Even if you have second thoughts about lending money to your child or a mate or you need some extra cash don’t be tempted to break the agreement. For the sake of an amount of money that’s not all that important to you (see point number one) you risk wrecking a relationship with your son or daughter or ruining a friendship that is an important part of your life. This is why a literal contract — a piece of paper that both parties sign — is so important. It formalises a financial arrangement and treats it with the seriousness of a contract in the world of banking and business. Think of a binding contract as further cementing a relationship with people you love and respect.

Don’t lose sight of the relationship

While lending to a son or daughter or a great mate should be anchored by a formal agreement, never forget the human side of the transaction. Your family and friends are not your customers. They are people who make your life worth living. No amount financial push and pull is worth losing a relationship over. You might be called the Bank of Mum and Dad in jest but you’re not really a bank. You’re a father or mother and a friend. That’s why they’ve come to you. So tread carefully when you’re making out a contract to formalise a loan. You don’t want to make the person you are lending money to feel like a customer or, worse, a beggar. Treat them as equals, don’t come on like a banker in a movie and bamboozle them with financial language and don’t speak in harsh or punitive tones. It’s first and foremost a contract based on love and respect. Achieve that and you’ll discover the loan is not a burden but a strengthening of bonds between parent and child, friend and friend in need.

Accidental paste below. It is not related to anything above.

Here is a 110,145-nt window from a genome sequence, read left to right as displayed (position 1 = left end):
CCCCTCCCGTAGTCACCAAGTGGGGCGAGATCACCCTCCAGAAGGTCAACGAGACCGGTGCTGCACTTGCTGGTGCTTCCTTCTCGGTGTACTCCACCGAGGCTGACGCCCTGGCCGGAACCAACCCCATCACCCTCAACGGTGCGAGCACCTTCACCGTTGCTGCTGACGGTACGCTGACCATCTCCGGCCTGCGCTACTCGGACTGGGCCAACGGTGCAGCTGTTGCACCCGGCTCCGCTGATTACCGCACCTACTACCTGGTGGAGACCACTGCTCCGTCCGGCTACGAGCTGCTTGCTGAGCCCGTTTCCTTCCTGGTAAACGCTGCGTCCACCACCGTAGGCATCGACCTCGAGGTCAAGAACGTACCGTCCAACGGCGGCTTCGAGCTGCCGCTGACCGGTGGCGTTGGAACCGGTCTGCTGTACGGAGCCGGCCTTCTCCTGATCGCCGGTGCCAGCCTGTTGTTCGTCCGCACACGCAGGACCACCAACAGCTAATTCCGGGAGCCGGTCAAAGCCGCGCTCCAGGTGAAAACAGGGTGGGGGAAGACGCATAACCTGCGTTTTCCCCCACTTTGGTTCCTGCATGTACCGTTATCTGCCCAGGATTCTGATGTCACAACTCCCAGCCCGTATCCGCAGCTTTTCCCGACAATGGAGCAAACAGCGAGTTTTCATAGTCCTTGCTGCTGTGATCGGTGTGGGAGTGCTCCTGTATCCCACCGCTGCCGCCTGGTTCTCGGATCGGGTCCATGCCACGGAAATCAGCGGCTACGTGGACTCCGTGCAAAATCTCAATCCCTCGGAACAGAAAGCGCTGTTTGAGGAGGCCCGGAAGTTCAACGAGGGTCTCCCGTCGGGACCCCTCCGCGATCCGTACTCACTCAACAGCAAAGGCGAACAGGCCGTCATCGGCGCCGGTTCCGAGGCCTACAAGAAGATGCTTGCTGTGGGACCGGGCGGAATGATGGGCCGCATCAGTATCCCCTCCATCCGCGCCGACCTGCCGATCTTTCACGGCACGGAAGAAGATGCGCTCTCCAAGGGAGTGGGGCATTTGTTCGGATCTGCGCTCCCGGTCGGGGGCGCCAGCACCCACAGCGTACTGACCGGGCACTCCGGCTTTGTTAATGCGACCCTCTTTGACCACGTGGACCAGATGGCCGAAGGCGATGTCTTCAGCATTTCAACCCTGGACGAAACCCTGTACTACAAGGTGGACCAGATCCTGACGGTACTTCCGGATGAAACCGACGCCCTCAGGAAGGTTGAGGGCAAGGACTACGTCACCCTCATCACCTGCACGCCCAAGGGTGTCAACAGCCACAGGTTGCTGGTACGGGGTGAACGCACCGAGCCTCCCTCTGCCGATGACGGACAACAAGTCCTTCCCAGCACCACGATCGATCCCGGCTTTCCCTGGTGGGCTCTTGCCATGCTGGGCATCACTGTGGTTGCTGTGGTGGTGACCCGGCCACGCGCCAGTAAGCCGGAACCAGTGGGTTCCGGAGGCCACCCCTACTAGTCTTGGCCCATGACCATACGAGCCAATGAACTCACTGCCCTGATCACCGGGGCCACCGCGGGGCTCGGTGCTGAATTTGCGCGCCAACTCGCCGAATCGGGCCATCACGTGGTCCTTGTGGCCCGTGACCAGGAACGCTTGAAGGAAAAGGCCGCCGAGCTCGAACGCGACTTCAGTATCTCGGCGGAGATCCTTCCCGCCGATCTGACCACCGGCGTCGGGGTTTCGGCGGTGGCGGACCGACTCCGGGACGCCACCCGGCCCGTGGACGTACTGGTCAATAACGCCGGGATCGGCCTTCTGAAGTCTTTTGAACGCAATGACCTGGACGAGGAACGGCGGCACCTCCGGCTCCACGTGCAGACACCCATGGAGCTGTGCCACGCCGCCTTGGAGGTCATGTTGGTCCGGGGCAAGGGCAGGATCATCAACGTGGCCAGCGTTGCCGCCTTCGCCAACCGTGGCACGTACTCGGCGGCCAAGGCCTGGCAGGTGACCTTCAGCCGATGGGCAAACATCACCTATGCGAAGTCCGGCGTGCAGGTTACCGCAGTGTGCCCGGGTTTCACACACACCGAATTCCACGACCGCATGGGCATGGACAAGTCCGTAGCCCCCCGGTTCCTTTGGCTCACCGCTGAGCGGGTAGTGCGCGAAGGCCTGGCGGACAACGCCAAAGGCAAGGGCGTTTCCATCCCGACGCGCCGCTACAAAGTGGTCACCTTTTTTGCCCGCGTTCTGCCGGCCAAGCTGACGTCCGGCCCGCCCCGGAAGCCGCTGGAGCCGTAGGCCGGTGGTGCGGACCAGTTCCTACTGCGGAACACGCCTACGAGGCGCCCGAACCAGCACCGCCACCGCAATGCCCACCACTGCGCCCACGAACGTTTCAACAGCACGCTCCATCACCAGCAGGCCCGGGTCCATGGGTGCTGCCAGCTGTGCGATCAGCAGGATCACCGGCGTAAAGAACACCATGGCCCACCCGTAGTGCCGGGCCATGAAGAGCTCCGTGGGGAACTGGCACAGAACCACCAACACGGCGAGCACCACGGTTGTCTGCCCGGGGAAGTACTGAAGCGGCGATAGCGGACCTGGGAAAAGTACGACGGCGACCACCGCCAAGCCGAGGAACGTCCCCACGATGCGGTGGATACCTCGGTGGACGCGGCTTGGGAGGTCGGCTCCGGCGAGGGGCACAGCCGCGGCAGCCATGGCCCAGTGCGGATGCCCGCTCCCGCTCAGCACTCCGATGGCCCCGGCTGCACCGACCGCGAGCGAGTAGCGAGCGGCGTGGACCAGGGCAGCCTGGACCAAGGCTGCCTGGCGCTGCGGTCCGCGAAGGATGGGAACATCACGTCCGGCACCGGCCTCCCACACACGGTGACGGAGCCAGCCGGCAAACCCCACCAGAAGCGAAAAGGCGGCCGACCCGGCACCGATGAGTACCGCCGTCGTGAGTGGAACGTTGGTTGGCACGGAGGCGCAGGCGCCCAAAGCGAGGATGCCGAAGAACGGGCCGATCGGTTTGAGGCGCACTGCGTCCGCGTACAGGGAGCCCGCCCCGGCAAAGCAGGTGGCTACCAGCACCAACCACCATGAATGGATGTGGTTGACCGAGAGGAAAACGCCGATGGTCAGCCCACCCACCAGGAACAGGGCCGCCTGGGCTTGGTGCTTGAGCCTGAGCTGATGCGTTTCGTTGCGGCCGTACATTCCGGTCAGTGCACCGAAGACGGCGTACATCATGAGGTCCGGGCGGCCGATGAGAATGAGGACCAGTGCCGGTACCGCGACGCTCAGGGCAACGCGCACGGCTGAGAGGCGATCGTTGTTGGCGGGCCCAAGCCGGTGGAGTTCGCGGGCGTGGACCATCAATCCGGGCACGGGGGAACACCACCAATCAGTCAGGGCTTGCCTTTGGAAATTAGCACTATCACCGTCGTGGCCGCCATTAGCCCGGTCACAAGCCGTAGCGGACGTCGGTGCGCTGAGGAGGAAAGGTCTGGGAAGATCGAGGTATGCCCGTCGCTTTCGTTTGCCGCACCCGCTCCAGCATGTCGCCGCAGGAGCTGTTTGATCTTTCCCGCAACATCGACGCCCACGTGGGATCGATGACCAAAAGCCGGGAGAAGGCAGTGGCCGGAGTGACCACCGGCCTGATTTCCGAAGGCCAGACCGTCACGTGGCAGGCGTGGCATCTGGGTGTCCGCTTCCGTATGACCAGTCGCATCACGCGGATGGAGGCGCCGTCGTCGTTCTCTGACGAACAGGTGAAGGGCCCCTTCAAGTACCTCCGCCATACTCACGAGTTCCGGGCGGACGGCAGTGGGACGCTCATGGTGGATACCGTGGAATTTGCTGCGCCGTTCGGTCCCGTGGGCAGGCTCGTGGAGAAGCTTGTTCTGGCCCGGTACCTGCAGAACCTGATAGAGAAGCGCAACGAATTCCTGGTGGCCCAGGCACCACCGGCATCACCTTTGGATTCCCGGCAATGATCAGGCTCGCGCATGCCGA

WHY YOU SHOULD JOIN THE BOMAD COMMUNITY

BOMADers use their own funds to support family members, friends and local businesses

If you are one of millions of people who are lending or borrowing money to or from friends,
family or business colleagues, or if you are thinking of doing so, then BOMAD is for you.

BOMADers support each other buying cars, moving home, setting up a business or when things get tight financially with bills

Whether you already have a loan agreement in place to give you security and support you through this process, or even if you have decided that you do not want a formal agreement, BOMAD is still for you.

By joining BOMAD you:

Find out why a formal agreement is such a good idea – even between family members and the best of friends – whether you are borrowing, lending or even gifting

Receive regular insights, news and stories from the BOMAD community – people just like you

Access the worlds #1 relationship lending platform and discover a cloud based loan management platform designed specifically for use by friends and family to give peace of mind, avoid the pitfalls of informal arrangements, and manage repayments over the life of the loan

Become part of a community that is a real alternative to Banks , Credit Card Companies and SME lenders.

WHY YOU SHOULD JOIN THE BOMAD COMMUNITY

BOMADers use their own funds to support family members, friends and local businesses

If you are one of millions of people who are lending or borrowing money to or from friends,
family or business colleagues, or if you are thinking of doing so, then BOMAD is for you.

BOMADers support each other buying cars, moving home, setting up a business or when things get tight financially with bills

Whether you already have a loan agreement in place to give you security and support you through this process, or even if you have decided that you do not want a formal agreement, BOMAD is still for you.

By joining BOMAD you:

Find out why a formal agreement is such a good idea – even between family members and the best of friends – whether you are borrowing, lending or even gifting

Receive regular insights, news and stories from the BOMAD community – people just like you

Access the worlds #1 relationship lending platform and discover a cloud based loan management platform designed specifically for use by friends and family to give peace of mind, avoid the pitfalls of informal arrangements, and manage repayments over the life of the loan

Become part of a community that is a real alternative to Banks , Credit Card Companies and SME lenders.